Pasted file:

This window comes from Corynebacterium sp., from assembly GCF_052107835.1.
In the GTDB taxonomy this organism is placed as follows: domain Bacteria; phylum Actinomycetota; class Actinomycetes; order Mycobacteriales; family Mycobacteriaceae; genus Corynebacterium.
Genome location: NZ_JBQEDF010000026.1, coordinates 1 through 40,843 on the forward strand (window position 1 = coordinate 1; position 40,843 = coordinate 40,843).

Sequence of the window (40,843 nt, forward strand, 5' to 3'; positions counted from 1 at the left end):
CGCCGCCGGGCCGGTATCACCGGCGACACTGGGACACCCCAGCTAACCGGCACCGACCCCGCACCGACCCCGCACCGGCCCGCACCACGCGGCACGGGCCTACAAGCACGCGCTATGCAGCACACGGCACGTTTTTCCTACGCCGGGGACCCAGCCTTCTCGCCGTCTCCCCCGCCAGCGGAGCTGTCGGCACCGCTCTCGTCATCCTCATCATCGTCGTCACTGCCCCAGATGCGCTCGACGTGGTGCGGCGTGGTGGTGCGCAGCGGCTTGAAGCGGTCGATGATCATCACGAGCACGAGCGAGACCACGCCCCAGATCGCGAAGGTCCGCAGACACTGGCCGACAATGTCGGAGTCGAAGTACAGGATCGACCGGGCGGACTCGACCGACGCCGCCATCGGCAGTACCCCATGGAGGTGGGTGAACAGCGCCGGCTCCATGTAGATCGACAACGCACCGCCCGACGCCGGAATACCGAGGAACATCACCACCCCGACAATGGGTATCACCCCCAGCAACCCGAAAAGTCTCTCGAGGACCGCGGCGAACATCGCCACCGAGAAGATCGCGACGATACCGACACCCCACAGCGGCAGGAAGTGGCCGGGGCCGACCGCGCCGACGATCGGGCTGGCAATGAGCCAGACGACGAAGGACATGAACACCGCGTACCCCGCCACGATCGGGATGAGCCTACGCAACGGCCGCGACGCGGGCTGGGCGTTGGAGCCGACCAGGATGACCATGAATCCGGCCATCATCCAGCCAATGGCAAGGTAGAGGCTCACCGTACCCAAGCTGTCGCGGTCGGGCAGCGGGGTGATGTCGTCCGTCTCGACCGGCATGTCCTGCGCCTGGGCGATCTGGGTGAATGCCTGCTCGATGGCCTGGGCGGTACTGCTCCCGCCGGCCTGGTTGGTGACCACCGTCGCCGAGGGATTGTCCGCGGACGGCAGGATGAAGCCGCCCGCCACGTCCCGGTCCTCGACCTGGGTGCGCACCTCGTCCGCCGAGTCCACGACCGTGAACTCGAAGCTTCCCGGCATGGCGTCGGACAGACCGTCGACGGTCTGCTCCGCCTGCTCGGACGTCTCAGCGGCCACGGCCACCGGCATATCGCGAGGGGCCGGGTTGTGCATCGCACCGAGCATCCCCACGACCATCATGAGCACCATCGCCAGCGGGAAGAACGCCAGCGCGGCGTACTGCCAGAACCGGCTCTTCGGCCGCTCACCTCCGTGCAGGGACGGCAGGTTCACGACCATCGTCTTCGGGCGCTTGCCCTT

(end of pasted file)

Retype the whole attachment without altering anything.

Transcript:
This window comes from Corynebacterium sp., from assembly GCF_052107835.1.
In the GTDB taxonomy this organism is placed as follows: domain Bacteria; phylum Actinomycetota; class Actinomycetes; order Mycobacteriales; family Mycobacteriaceae; genus Corynebacterium.
Genome location: NZ_JBQEDF010000026.1, coordinates 1 through 40,843 on the forward strand (window position 1 = coordinate 1; position 40,843 = coordinate 40,843).

Sequence of the window (40,843 nt, forward strand, 5' to 3'; positions counted from 1 at the left end):
CGCCGCCGGGCCGGTATCACCGGCGACACTGGGACACCCCAGCTAACCGGCACCGACCCCGCACCGACCCCGCACCGGCCCGCACCACGCGGCACGGGCCTACAAGCACGCGCTATGCAGCACACGGCACGTTTTTCCTACGCCGGGGACCCAGCCTTCTCGCCGTCTCCCCCGCCAGCGGAGCTGTCGGCACCGCTCTCGTCATCCTCATCATCGTCGTCACTGCCCCAGATGCGCTCGACGTGGTGCGGCGTGGTGGTGCGCAGCGGCTTGAAGCGGTCGATGATCATCACGAGCACGAGCGAGACCACGCCCCAGATCGCGAAGGTCCGCAGACACTGGCCGACAATGTCGGAGTCGAAGTACAGGATCGACCGGGCGGACTCGACCGACGCCGCCATCGGCAGTACCCCATGGAGGTGGGTGAACAGCGCCGGCTCCATGTAGATCGACAACGCACCGCCCGACGCCGGAATACCGAGGAACATCACCACCCCGACAATGGGTATCACCCCCAGCAACCCGAAAAGTCTCTCGAGGACCGCGGCGAACATCGCCACCGAGAAGATCGCGACGATACCGACACCCCACAGCGGCAGGAAGTGGCCGGGGCCGACCGCGCCGACGATCGGGCTGGCAATGAGCCAGACGACGAAGGACATGAACACCGCGTACCCCGCCACGATCGGGATGAGCCTACGCAACGGCCGCGACGCGGGCTGGGCGTTGGAGCCGACCAGGATGACCATGAATCCGGCCATCATCCAGCCAATGGCAAGGTAGAGGCTCACCGTACCCAAGCTGTCGCGGTCGGGCAGCGGGGTGATGTCGTCCGTCTCGACCGGCATGTCCTGCGCCTGGGCGATCTGGGTGAATGCCTGCTCGATGGCCTGGGCGGTACTGCTCCCGCCGGCCTGGTTGGTGACCACCGTCGCCGAGGGATTGTCCGCGGACGGCAGGATGAAGCCGCCCGCCACGTCCCGGTCCTCGACCTGGGTGCGCACCTCGTCCGCCGAGTCCACGACCGTGAACTCGAAGCTTCCCGGCATGGCGTCGGACAGACCGTCGACGGTCTGCTCCGCCTGCTCGGACGTCTCAGCGGCCACGGCCACCGGCATATCGCGAGGGGCCGGGTTGTGCATCGCACCGAGCATCCCCACGACCATCATGAGCACCATCGCCAGCGGGAAGAACGCCAGCGCGGCGTACTGCCAGAACCGGCTCTTCGGCCGCTCACCTCCGTGCAGGGACGGCAGGTTCACGACCATCGTCTTCGGGCGCTTGCCCTT